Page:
By Elizabeth Byrd Wood
If you studied architectural history at the University of Virginia back in the early 1980s, it was easy to get seduced by the soft red brick and stately columns of Jefferson’s colonnade and the simple, elegant lines of the farmhouses that dot the rural roads leading out to the Blue Ridge. The beginning of the architectural survey course focused on the glories that surrounded you. By the end of the semester, however, when class time was running out, you often got the condensed history of 20th-century architecture. As such, you might be forgiven for not appreciating architecture from our more recent past. But now, some 30 years later, these modernist, and even post modernist buildings, are very much part of the preservation lexicon, like it or not.
It was time for me to catch up.
So I took a course--one of those delightful adult education courses where there is no final exam and you can follow the readings if you want to, but aren’t in hot water if you don’t--at Johns Hopkins University. The course was titled “Modernist and Post Modernist Architecture.” It was taught by Martin Perschler, a Cultural Heritage Preservation Specialist at the U.S. Department of State, who has a Ph.D. in architectural history and who lectures frequently on architecture.
Our textbook was the very readable and thought-provoking Why Architecture Matters by Paul Goldberger. Perschler explains that Goldberger's approach to writing about architecture (art or not art; comfort versus challenge; individual or collective; form, space, symbolism, communication, and memory) has greatly influenced how he thinks about architecture.
Perschler’s lectures moved quickly. He darted around the classroom with evident enthusiasm, and when he was really intent on making a point about the design of a building, he couldn’t help himself but act it out. He tilted his entire body to one side to demonstrate the angles of deconstructivism and described the movable sunscreen at the Quadracci Pavilion at the Milwaukee Art Museum by flapping his arms. You get the picture.
Perschler packed a lot into the course. We started with Louis Sullivan and ended with the “supertalls”—the unbelievably tall skyscrapers that are still under construction in places like Dubai and Singapore.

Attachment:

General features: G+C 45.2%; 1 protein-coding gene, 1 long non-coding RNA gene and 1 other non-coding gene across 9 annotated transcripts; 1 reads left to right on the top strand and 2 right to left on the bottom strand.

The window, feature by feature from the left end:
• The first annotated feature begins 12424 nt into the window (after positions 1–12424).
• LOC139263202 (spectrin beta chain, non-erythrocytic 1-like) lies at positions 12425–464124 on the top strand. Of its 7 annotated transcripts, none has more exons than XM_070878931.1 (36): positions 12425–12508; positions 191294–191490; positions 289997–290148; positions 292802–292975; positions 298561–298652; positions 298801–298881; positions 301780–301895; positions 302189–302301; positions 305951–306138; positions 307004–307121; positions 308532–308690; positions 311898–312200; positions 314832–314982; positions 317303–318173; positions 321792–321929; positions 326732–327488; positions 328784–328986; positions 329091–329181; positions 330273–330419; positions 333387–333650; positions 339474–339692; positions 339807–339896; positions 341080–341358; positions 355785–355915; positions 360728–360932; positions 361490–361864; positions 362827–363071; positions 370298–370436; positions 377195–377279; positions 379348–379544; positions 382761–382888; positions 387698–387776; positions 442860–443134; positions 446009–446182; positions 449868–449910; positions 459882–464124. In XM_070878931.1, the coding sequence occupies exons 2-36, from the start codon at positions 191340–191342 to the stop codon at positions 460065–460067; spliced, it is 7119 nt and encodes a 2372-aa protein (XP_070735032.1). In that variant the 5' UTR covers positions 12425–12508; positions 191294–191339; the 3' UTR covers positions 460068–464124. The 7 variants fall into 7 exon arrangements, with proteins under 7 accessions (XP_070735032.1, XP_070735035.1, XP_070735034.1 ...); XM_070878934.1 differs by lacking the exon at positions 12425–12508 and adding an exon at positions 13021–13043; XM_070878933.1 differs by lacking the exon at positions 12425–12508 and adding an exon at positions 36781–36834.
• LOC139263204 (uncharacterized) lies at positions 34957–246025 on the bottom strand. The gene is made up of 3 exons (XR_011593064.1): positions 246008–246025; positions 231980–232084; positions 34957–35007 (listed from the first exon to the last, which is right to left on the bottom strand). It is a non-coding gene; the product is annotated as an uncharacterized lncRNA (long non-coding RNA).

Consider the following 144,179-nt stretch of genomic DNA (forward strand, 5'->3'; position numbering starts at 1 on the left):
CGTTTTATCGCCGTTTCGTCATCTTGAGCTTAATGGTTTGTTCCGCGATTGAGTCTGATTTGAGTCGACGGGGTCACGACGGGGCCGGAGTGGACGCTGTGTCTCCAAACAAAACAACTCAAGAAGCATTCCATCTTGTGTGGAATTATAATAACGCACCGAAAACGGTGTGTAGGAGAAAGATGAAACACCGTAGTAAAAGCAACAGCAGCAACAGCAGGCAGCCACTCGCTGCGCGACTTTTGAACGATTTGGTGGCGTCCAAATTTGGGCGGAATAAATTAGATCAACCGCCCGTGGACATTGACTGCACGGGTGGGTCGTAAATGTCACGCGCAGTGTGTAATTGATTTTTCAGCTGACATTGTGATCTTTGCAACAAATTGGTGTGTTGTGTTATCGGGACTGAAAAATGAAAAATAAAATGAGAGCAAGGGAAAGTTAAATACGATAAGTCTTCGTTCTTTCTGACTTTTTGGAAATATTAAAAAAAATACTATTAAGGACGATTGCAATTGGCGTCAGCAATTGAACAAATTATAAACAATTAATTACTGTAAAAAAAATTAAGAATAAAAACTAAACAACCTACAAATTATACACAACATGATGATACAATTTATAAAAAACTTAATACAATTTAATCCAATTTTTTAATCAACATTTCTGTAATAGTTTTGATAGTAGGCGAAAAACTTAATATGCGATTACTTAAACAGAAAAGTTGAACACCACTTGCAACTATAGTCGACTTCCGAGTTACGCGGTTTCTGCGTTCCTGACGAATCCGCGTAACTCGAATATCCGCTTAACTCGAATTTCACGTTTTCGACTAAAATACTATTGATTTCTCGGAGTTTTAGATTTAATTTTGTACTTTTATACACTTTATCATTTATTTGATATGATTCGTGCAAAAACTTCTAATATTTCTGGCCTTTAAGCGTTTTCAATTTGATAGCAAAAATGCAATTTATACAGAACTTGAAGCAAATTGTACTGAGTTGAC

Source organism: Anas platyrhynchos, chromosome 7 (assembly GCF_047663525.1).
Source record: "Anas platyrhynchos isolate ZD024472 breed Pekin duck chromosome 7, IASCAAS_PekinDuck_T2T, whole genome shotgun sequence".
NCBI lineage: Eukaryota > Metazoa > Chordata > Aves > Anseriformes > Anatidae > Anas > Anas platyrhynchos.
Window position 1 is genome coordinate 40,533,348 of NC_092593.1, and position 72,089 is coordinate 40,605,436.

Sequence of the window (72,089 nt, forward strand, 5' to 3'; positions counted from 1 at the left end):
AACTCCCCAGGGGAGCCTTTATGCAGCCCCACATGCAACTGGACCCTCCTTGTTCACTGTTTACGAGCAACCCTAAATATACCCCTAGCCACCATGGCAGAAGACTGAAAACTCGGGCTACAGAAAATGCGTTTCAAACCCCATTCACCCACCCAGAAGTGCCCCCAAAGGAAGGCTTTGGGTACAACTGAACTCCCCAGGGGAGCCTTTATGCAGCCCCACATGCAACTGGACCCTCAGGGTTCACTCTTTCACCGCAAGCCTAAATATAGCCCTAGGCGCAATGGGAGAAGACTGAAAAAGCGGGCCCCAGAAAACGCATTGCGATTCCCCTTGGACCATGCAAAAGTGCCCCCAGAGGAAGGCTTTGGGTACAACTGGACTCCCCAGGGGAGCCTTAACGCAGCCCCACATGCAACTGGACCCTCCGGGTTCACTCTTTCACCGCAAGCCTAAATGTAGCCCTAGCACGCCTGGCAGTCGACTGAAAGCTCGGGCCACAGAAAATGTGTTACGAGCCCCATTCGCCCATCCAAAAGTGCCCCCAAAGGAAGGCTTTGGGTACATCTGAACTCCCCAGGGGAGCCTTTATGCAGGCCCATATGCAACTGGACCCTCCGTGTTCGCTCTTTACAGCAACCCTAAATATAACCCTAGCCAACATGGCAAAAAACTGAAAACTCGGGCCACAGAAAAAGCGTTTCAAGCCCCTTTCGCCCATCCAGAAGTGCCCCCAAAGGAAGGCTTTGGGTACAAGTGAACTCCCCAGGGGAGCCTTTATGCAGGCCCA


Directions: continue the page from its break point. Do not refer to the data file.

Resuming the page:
We talked about architecture as grand art and as transformative art. We talked about architecture as utilitarian—a place for shelter. And we talked about architecture as a feat of engineering. We discussed curtain walls, industrialization, zeitgeist, “form follows function,” glass boxes, Jugendstil, and Vetruvius. We talked about architecture that challenges and architecture that comforts.
We discussed LEED and what it means for the design of buildings today. Architects are now designing buildings to meet a point system. So does that mean that going forward buildings will be designed with energy efficiency as the sole reason behind their design? Will this point system result in architecture by regulation? And in the future, will we look back and refer to “the LEED style,” much like we refer to other architectural styles?
We looked at YouTube clips (promos for the 1939 and 1964 Worlds Fairs), sketches of buildings that were never built, and photos of buildings that have now been demolished.
But to really understand modernist architecture, however, you need to stand in front of it, explore the interior, and stroll through its surroundings. The ever present sound of water at Fallingwater, the glimpse of the river from the Farnsworth House, the light falling on the altar at Eero Saarinen’s North Christian Church can only be experienced in person.
In Indianapolis, at the National Preservation Conference, you will have a chance to do just that. Columbus, Ind., just 45 minutes away from Indianapolis, is the site of Saturday’s education sessions and tours. Columbus is well known for its unique architectural focus on modern design, with buildings designed by Eero Saarinen, I.M. Pei, Robert Venturi, César Pelli, Richard Meier, and others.
So often in our busy professional lives, we spend our time worrying about the next fundraiser, training a new intern, paying the office electricity bill, or meeting the next deadline, that we don’t take the time to expand our knowledge about the buildings or landscapes we are charged with preserving. After all many of us got started in this field in the first place as the result of an architectural survey class or an architectural walking tour, right? In Columbus, preservationists will have the opportunity to go back to class, join a walking tour, and learn from a world famous “modernist mecca.” We hope you can join us. If not, we trust you will take time to learn more about and explore modernist architecture in your community.
Elizabeth Byrd Wood is senior content manager at the National Trust for Historic Preservation.